Insect Communities

New invasive crayfish for Czechia

During our long-term research of freshwater communities of lignite spoil heaps in Nortwestern Bohemia, we have also found several adult females of marbled crayfish (Procambarus fallax f. virginalis) in an artificial pool at the Radovesická spoil heap. Simultaneously, our colleagues led by Jiří Patoka have found another population inhabiting a public park in downtown Prague. Just recently, both our finds have been published by the Biologia journal. The marbled crayfish is an invasive species from Northern America with a strong impact on local communities of native crayfish, as well as the general freshwater biota. Unfortunately, it is a very common aquarium pet, the hobbyists are often responsible for its introduction to new localities. We hope that our new records will help to increase awareness amongst aquarists regarding the danger of spreading of unwanted non-native species. Simultaneously, we will try to initiate its eradication from both localities to avoid spreading to the common landscape.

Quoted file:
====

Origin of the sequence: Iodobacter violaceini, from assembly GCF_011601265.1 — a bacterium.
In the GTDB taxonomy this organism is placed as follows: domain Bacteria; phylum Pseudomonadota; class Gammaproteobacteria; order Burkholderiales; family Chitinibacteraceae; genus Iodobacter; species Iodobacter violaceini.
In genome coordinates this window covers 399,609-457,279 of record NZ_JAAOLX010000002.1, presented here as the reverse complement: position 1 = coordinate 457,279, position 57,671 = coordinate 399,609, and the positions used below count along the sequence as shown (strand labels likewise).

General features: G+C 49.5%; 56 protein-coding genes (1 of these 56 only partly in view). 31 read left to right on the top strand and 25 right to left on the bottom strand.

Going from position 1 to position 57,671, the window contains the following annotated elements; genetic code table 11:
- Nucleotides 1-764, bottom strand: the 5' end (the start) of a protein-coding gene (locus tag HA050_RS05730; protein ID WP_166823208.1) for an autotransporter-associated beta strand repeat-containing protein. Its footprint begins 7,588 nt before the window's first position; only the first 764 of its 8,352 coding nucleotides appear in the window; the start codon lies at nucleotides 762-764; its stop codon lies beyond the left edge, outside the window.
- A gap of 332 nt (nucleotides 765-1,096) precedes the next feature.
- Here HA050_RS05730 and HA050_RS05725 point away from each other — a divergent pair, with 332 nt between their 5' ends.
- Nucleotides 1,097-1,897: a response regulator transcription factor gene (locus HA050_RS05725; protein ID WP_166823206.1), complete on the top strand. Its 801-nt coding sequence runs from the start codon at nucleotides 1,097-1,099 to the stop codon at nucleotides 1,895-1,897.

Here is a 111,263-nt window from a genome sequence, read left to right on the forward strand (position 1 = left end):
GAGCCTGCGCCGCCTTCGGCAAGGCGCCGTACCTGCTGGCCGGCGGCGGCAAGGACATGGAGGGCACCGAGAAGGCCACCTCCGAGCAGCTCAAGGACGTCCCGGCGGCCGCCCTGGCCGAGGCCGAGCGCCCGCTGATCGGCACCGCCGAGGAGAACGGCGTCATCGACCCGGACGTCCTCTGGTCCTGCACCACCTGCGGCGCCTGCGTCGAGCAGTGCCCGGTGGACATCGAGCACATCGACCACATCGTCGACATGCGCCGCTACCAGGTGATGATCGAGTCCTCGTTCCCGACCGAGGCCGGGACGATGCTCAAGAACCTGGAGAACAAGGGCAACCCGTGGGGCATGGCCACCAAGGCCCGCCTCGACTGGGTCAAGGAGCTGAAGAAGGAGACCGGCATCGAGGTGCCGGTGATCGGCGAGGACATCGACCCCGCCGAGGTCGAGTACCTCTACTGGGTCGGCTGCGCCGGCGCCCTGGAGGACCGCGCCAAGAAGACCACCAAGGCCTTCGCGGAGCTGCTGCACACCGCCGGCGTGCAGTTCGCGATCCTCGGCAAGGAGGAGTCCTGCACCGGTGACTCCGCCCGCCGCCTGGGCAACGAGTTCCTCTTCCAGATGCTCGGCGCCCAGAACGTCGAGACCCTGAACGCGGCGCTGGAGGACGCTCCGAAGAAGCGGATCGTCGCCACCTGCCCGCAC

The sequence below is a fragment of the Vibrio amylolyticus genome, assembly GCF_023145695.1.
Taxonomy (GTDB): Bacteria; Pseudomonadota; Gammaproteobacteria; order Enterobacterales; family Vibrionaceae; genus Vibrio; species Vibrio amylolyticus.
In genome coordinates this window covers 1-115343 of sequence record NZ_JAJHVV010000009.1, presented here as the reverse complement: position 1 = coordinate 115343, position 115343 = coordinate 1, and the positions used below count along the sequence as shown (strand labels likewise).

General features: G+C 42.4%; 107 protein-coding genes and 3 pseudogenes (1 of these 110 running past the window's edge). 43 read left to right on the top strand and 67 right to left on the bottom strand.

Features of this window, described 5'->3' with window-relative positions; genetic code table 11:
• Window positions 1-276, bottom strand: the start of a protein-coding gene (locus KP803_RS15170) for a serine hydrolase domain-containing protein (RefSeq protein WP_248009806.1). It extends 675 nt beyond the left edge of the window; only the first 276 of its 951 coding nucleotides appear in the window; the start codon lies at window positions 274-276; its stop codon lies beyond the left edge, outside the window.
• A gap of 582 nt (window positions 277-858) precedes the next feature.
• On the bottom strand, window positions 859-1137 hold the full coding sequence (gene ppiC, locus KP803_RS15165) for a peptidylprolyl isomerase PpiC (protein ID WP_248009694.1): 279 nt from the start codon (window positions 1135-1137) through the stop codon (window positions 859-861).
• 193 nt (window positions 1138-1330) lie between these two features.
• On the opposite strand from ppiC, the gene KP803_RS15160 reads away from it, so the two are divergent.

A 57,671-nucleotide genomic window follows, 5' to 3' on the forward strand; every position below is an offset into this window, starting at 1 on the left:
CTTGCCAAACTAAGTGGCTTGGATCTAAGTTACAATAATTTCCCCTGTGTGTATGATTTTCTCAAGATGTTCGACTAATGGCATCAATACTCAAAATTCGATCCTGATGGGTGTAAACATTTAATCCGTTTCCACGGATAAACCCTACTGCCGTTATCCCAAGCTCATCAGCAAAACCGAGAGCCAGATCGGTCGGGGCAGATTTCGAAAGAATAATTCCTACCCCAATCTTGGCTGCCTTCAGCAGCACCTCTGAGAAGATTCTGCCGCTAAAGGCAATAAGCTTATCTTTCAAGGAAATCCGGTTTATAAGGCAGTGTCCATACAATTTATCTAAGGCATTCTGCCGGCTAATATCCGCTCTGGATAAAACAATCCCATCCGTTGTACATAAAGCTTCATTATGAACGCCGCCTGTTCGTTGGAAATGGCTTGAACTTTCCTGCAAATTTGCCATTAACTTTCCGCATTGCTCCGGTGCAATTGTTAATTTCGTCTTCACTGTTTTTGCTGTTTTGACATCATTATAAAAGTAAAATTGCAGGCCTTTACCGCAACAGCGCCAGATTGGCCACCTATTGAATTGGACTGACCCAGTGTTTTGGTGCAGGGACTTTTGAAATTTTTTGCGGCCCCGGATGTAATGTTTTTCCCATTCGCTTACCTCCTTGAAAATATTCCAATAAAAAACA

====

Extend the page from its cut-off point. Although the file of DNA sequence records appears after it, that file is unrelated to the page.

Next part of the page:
Locality and picture of the marbled crayfish found in the Radovesická spoil heap. © V. Kolář (and Biologia).

Full citation: Patoka J., Buřič M., Kolář V., Bláha M., Petrtýl M., Franta P., Tropek R., Kalous L., Petrusek A., Kouba A. (2016) Predictions of marbled crayfish establishment in conurbations fulfilled: evidences from the Czech Republic. Biologia 71: 1380-1385.

New publication on efficient habitat restoration for newts

Northern crested newt prefers non-reclaimed post-mining pools. © V. Kolář